Retailers and Third-Party Platforms Need to Be Vigilant to Protect Against Fraudulent and Illegal COVID-19 Disinfectant Claims

The U.S. Environmental Protection Agency (EPA) continues to make a concerted effort to protect Americans from products that falsely and illegally claim to be effective against the novel coronavirus, SARS-CoV-2, the virus that causes the disease COVID-19. On Friday, April 3, the agency announced that EPA Administrator Andrew Wheeler brought together U.S. retailers and third-party platforms to discuss how to address this problem. Even though EPA appears to be collaborating with the retail community to combat these products, all retailers and third-party platforms should know the potential consequences for failing to comply with federal law and regulations. Indeed, EPA may resort to enforcement actions against these retailers and platforms in addition to going after the product manufacturers.

As COVID-19 continues to spread throughout the United States, EPA has made addressing the novel coronavirus one of the agency’s top priorities. EPA’s primary means of advancing this priority is through the Federal Insecticide, Fungicide, and Rodenticide Act (FIFRA), which requires any product making certain anti-viral, antibacterial, disinfectant, sterilizing, or sanitizing claims to go through the agency’s pesticide registration process. EPA has been adding products to its list of disinfectants for use against SARS-CoV-2, which now has over 360 approved products.1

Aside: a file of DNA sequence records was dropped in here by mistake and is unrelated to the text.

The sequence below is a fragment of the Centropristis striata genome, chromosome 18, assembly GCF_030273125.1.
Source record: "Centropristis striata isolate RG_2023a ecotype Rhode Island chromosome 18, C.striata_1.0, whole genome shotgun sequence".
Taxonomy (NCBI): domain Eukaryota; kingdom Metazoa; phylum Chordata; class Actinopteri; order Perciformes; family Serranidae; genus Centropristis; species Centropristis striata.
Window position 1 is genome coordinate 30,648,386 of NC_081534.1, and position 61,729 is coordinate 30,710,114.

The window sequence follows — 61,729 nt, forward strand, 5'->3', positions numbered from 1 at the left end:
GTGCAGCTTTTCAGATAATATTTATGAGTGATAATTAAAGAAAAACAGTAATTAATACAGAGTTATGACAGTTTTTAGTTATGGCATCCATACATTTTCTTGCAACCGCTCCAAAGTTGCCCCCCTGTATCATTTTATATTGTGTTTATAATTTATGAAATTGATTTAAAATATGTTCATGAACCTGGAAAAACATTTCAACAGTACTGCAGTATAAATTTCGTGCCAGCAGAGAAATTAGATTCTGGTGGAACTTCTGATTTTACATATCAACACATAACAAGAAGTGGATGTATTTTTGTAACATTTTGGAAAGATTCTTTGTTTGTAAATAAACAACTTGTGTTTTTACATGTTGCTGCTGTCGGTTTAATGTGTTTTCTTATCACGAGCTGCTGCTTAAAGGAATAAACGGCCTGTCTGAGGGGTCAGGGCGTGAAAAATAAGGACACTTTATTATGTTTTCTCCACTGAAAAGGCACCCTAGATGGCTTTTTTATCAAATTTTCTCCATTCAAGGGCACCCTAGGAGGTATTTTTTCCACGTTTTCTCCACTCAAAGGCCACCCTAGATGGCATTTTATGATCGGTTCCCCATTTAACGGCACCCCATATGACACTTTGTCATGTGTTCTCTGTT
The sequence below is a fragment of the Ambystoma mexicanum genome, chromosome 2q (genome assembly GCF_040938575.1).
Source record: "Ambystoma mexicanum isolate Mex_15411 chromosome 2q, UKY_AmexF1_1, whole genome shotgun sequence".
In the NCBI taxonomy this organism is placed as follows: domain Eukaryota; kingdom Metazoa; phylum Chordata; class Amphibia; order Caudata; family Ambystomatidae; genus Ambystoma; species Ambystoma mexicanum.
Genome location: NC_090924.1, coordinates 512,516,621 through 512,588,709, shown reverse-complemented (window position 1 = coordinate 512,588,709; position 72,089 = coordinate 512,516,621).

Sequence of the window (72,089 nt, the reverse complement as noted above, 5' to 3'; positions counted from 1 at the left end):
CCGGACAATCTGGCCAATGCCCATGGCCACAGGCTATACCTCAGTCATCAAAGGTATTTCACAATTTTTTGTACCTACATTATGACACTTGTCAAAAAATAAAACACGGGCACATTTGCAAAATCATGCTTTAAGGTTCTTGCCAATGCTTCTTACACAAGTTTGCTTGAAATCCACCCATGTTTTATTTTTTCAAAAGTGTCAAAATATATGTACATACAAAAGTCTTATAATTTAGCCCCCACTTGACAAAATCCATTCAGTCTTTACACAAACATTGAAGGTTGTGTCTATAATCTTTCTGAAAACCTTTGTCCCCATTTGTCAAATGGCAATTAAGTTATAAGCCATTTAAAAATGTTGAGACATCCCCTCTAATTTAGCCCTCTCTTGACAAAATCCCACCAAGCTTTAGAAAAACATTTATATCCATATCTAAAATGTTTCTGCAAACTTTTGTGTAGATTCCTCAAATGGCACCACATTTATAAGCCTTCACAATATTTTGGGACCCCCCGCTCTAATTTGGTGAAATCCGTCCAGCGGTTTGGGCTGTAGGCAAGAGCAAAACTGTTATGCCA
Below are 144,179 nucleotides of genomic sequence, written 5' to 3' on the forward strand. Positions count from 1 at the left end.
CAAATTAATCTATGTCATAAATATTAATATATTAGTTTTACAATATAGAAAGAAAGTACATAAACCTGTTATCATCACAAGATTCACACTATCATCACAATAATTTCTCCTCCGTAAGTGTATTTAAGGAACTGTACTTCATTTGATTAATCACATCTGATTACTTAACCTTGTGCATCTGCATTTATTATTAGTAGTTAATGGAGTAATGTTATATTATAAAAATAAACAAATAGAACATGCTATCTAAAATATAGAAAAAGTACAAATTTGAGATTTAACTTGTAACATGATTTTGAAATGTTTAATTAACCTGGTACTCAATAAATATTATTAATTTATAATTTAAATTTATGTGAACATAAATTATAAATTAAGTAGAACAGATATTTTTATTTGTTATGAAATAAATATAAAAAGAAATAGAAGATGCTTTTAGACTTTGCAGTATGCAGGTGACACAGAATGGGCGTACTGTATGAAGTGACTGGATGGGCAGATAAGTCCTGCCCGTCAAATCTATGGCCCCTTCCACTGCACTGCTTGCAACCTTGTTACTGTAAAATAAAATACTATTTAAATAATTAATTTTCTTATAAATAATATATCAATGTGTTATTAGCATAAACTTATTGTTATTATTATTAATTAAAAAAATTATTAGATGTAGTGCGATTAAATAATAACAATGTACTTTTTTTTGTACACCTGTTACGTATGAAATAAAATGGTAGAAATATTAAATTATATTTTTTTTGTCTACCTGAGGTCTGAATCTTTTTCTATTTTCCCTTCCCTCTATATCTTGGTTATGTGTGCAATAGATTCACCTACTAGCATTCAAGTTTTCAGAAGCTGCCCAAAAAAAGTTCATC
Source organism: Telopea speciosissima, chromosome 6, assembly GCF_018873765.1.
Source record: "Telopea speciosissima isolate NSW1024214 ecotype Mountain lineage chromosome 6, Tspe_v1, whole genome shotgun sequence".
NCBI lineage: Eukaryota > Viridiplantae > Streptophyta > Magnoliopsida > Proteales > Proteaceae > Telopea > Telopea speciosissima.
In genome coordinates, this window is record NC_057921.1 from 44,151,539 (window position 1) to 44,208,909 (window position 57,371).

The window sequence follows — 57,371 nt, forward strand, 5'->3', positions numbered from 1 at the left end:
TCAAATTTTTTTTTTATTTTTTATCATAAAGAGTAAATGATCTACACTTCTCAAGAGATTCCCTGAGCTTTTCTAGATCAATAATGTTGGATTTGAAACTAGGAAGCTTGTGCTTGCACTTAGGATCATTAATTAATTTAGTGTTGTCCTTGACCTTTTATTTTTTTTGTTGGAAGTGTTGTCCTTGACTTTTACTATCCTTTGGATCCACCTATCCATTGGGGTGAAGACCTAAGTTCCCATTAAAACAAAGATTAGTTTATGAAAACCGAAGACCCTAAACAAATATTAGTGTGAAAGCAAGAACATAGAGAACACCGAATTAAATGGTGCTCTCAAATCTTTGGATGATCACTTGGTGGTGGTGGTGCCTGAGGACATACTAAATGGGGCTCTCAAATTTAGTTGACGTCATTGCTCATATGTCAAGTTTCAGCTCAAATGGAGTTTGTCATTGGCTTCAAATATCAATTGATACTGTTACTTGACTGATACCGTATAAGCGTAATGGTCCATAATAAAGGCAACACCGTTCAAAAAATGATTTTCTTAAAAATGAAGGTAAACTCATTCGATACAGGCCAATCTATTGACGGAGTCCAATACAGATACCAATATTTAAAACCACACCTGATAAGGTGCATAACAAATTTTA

Notably, EPA’s announcement contained an important warning buried near the end: “EPA is also coordinating with the U.S. Department of Justice and other federal partners to bring the full force of the law against those selling fraudulent or unregistered products.” The agency made a point of stating that it will prosecute those who sell – not just manufacture – these products. This warning is not without precedent: EPA has taken enforcement actions against retailers and online third-party platforms for selling unregistered, illegal pesticides in recent years. Therefore, if your company manufactures or sells products claiming to have anti-COVID-19 properties, it is highly advisable to seek legal counsel to ensure that you are complying with the laws and regulations under the jurisdiction of EPA and other federal agencies (e.g., FTC and FDA).


[1] If you have any questions about how to get a product registered and approved for this list, Wiley has the substantive FIFRA expertise to answer those questions.

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